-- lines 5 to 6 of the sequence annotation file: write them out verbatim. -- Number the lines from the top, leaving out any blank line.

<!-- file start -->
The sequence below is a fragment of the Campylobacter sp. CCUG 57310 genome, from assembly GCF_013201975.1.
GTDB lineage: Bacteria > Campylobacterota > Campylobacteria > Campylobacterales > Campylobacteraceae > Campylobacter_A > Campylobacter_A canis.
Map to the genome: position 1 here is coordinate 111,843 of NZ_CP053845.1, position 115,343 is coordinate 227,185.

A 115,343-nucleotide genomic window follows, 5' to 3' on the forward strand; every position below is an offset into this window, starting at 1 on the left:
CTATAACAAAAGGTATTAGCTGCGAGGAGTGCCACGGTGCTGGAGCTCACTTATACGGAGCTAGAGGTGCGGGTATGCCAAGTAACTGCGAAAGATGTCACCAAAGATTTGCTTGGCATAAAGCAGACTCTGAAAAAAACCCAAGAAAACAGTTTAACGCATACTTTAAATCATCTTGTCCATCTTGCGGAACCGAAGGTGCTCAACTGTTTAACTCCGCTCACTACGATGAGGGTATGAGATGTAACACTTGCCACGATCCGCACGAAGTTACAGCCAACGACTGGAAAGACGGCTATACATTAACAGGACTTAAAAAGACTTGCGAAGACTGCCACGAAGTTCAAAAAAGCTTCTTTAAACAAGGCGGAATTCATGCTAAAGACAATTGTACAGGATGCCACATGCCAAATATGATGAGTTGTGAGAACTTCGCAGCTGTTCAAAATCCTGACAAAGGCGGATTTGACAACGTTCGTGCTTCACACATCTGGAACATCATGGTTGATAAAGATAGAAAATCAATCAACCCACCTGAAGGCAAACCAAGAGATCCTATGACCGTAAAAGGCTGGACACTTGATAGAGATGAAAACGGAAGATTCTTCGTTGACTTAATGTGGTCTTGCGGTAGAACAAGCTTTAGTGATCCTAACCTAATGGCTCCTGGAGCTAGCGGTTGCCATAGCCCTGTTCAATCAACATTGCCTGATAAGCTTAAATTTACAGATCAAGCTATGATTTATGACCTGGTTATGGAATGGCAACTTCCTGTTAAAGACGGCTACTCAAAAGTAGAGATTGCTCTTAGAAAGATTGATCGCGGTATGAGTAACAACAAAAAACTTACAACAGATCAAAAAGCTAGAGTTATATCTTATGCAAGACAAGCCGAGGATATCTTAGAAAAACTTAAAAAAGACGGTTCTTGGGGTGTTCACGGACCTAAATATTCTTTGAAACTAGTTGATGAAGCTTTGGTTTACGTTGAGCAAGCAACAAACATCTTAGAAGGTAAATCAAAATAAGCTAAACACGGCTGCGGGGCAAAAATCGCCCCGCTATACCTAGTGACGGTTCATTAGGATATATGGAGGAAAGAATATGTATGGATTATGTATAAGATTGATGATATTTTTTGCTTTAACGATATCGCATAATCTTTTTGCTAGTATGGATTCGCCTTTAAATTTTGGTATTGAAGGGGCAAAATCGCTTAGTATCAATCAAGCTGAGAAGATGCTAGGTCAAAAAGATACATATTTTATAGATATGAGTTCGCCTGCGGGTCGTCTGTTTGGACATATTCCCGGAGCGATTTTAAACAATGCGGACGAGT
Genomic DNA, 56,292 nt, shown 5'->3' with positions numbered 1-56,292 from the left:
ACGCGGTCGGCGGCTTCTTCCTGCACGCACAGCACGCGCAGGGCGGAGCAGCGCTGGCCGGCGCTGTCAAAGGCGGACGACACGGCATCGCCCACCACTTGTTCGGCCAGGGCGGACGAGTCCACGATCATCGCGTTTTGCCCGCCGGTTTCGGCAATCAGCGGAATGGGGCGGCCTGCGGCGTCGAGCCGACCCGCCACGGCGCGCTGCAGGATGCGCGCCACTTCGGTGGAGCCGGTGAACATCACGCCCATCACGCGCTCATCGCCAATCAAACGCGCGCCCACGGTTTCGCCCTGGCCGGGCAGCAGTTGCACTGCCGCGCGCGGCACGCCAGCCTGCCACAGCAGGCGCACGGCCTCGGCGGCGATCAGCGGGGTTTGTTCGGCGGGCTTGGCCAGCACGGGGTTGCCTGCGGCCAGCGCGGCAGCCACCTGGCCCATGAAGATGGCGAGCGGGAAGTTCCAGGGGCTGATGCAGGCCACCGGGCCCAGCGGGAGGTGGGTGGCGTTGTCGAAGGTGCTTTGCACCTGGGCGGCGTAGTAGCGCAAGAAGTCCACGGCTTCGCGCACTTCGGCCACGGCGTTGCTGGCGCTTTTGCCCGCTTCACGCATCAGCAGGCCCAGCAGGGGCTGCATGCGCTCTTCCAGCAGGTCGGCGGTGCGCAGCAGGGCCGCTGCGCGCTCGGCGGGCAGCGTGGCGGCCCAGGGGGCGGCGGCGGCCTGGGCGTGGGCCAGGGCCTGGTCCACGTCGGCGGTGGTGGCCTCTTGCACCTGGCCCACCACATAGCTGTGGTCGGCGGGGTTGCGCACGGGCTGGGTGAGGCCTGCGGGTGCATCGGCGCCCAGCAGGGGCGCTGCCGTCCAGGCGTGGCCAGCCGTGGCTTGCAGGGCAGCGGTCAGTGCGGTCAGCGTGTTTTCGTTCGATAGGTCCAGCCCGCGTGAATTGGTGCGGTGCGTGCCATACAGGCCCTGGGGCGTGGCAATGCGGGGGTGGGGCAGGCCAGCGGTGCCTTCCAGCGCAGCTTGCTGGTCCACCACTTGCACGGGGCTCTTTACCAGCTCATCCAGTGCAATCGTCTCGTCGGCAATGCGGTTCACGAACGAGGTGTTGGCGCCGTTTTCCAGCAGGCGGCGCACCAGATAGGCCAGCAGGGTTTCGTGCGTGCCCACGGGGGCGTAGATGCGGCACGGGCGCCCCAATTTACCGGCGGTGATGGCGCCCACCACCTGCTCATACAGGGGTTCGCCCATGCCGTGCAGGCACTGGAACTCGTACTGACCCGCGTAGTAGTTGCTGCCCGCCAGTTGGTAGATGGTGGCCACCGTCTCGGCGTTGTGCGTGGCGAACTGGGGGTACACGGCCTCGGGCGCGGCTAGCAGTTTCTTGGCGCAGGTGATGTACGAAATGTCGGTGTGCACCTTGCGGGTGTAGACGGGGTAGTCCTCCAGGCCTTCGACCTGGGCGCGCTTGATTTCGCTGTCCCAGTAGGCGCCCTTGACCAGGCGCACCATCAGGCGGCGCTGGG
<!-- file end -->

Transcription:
CTATAACAAAAGGTATTAGCTGCGAGGAGTGCCACGGTGCTGGAGCTCACTTATACGGAGCTAGAGGTGCGGGTATGCCAAGTAACTGCGAAAGATGTCACCAAAGATTTGCTTGGCATAAAGCAGACTCTGAAAAAAACCCAAGAAAACAGTTTAACGCATACTTTAAATCATCTTGTCCATCTTGCGGAACCGAAGGTGCTCAACTGTTTAACTCCGCTCACTACGATGAGGGTATGAGATGTAACACTTGCCACGATCCGCACGAAGTTACAGCCAACGACTGGAAAGACGGCTATACATTAACAGGACTTAAAAAGACTTGCGAAGACTGCCACGAAGTTCAAAAAAGCTTCTTTAAACAAGGCGGAATTCATGCTAAAGACAATTGTACAGGATGCCACATGCCAAATATGATGAGTTGTGAGAACTTCGCAGCTGTTCAAAATCCTGACAAAGGCGGATTTGACAACGTTCGTGCTTCACACATCTGGAACATCATGGTTGATAAAGATAGAAAATCAATCAACCCACCTGAAGGCAAACCAAGAGATCCTATGACCGTAAAAGGCTGGACACTTGATAGAGATGAAAACGGAAGATTCTTCGTTGACTTAATGTGGTCTTGCGGTAGAACAAGCTTTAGTGATCCTAACCTAATGGCTCCTGGAGCTAGCGGTTGCCATAGCCCTGTTCAATCAACATTGCCTGATAAGCTTAAATTTACAGATCAAGCTATGATTTATGACCTGGTTATGGAATGGCAACTTCCTGTTAAAGACGGCTACTCAAAAGTAGAGATTGCTCTTAGAAAGATTGATCGCGGTATGAGTAACAACAAAAAACTTACAACAGATCAAAAAGCTAGAGTTATATCTTATGCAAGACAAGCCGAGGATATCTTAGAAAAACTTAAAAAAGACGGTTCTTGGGGTGTTCACGGACCTAAATATTCTTTGAAACTAGTTGATGAAGCTTTGGTTTACGTTGAGCAAGCAACAAACATCTTAGAAGGTAAATCAAAATAAGCTAAACACGGCTGCGGGGCAAAAATCGCCCCGCTATACCTAGTGACGGTTCATTAGGATATATGGAGGAAAGAATATGTATGGATTATGTATAAGATTGATGATATTTTTTGCTTTAACGATATCGCATAATCTTTTTGCTAGTATGGATTCGCCTTTAAATTTTGGTATTGAAGGGGCAAAATCGCTTAGTATCAATCAAGCTGAGAAGATGCTAGGTCAAAAAGATACATATTTTATAGATATGAGTTCGCCTGCGGGTCGTCTGTTTGGACATATTCCCGGAGCGATTTTAAACAATGCGGACGAGT
Genomic DNA, 56,292 nt, shown 5'->3' with positions numbered 1-56,292 from the left: